The LA Times carries the story of the dedication of the Sand Creek Massacre National Historic Site in southeastern Colorado. It tells of the sad story of how Col. John Chivington and his regiment, the First Colorado Volunteers, attacked a peaceful and unprepared village of Cheyenne and Arapahoe under Chief Black Kettle on November 29, 1864. Over 160 Indians were killed in cold blood, mostly women, children and the elderly. Former Colorado Senator Ben Nighthorse Campbell was able to get funding through Congress to establish this memorial. The National Park Service has this website that tells more about the site and its history.
This was of particular interest to me, as my graduate school colleague and friend Doug Scott led the effort to relocate the site and conducted archaeological investigations to prove its identity. Doug co-authored a book on his work entitled Finding Sand Creek. Doug has had a great career doing historical archaeology for the National Park Service. He is best known for his work at the Battle of the Little Bighorn battlefield, where his innovative research totally recast our understanding of the course of the battle. That deserves a post of its own that I’ll get to later.
Chivington and the First Colorado Volunteers are now rightfully remembered in infamy for their inexcusable behavior at Sand Creek. It is an amazing turnabout, as he and his troops had covered themselves in glory two years before in a little known battle in an obscure chapter of Civil War history.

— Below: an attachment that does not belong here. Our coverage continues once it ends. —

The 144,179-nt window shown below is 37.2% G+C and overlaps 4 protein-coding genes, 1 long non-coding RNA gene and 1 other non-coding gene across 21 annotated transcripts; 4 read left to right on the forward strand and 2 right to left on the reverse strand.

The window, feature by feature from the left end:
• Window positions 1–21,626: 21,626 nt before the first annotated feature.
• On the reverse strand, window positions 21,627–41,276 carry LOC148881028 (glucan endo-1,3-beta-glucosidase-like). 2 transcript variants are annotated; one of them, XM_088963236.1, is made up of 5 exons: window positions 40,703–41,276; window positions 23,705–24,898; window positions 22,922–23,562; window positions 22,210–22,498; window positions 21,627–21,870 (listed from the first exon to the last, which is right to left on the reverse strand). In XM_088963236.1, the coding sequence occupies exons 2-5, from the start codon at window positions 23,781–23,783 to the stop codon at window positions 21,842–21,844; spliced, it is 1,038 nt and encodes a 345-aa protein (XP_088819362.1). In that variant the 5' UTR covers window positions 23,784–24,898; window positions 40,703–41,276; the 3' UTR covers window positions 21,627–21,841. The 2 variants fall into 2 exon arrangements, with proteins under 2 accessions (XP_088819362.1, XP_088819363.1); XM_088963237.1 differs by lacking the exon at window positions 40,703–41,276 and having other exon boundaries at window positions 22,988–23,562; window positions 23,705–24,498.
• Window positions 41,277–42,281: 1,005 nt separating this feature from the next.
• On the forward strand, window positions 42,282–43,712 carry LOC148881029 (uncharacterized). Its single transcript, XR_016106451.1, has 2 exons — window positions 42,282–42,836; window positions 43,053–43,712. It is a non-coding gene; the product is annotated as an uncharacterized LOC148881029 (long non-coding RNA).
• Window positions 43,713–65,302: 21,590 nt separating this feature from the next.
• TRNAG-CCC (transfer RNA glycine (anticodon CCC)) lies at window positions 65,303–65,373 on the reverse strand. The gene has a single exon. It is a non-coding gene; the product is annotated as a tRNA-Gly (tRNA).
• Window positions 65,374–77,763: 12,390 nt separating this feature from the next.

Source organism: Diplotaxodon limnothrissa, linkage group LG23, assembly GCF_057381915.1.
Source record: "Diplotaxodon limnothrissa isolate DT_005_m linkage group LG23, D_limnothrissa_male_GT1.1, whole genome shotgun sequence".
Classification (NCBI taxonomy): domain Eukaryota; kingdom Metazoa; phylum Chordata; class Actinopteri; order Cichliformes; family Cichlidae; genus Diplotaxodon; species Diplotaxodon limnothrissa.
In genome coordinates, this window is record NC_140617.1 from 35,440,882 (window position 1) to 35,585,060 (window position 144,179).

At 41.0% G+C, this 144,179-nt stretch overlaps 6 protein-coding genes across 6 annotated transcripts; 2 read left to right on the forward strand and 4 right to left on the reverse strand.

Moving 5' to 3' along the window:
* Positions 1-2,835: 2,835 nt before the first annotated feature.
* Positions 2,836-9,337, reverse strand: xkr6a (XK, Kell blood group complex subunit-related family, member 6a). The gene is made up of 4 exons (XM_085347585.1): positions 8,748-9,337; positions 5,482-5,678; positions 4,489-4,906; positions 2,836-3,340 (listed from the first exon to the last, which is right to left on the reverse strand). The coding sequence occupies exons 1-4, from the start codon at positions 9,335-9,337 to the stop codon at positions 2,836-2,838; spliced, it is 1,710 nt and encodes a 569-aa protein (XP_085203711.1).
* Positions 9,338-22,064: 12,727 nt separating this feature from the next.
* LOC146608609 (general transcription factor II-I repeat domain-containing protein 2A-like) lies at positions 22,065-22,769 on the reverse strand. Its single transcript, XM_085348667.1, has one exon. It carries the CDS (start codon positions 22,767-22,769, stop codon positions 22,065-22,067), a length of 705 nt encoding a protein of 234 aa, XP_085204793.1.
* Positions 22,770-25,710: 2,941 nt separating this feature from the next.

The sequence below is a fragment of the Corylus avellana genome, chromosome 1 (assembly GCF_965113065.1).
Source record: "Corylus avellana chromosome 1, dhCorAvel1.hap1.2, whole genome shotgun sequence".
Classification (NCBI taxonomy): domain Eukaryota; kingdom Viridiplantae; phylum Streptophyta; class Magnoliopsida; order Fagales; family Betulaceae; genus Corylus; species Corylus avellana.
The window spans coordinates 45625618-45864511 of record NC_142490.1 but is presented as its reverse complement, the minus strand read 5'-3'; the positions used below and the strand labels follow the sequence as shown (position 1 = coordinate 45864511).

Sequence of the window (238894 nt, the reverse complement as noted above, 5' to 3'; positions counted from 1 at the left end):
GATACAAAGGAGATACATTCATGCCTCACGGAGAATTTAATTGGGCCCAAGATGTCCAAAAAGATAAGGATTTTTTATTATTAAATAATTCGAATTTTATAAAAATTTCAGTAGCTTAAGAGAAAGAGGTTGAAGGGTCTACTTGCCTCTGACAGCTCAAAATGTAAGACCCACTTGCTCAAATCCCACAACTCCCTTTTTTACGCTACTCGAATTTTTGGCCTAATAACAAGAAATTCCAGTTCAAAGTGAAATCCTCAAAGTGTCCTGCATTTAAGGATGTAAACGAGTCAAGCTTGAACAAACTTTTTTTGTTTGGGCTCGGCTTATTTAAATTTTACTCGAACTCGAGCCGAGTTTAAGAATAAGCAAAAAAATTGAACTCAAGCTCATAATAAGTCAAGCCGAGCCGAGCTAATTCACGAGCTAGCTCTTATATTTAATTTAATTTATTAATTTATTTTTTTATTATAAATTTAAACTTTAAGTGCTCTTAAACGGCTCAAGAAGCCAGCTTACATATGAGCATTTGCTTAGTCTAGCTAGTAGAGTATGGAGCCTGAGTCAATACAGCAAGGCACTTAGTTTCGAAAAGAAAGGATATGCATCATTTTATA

In the summer of 1861, Confederate troops left El Paso, TX and occupied the town of Mesilla, NM. They proclaimed Mesilla the capital of the Confederate Territory of Arizona. In February, 1862, a Confederate force under Gen. Henry Sibley invaded the rest of New Mexico Territory, working his way north along the Rio Grande. He outmaneuvered or outfought several Union garrisons, caught asleep and out of the rigors of Civil War campaigns in the East. By March 10, 1862, Sibley had occupied Santa Fe.
Confederate strategic aims were two-fold. First, capture the Colorado gold fields to secure another means of financing the war. Second, set up land communication with California where there were many Confederate sympathizers.
In late March, 1862, Sibley sent troops north toward Colorado. On March 26, the Confederates were met by the First Colorado Volunteers, with Chivington second in command, at the Battle of Glorieta Pass in the mountains northeast of Santa Fe. The Confederates were soundly defeated. This defeat coupled with overextended supply lines led to a complete collapse of the Confederate occupation of New Mexico. By May, all of Sibley’s surviving troops were back to Mesilla and El Paso and their dreams of a Confederate Southwest were at an end.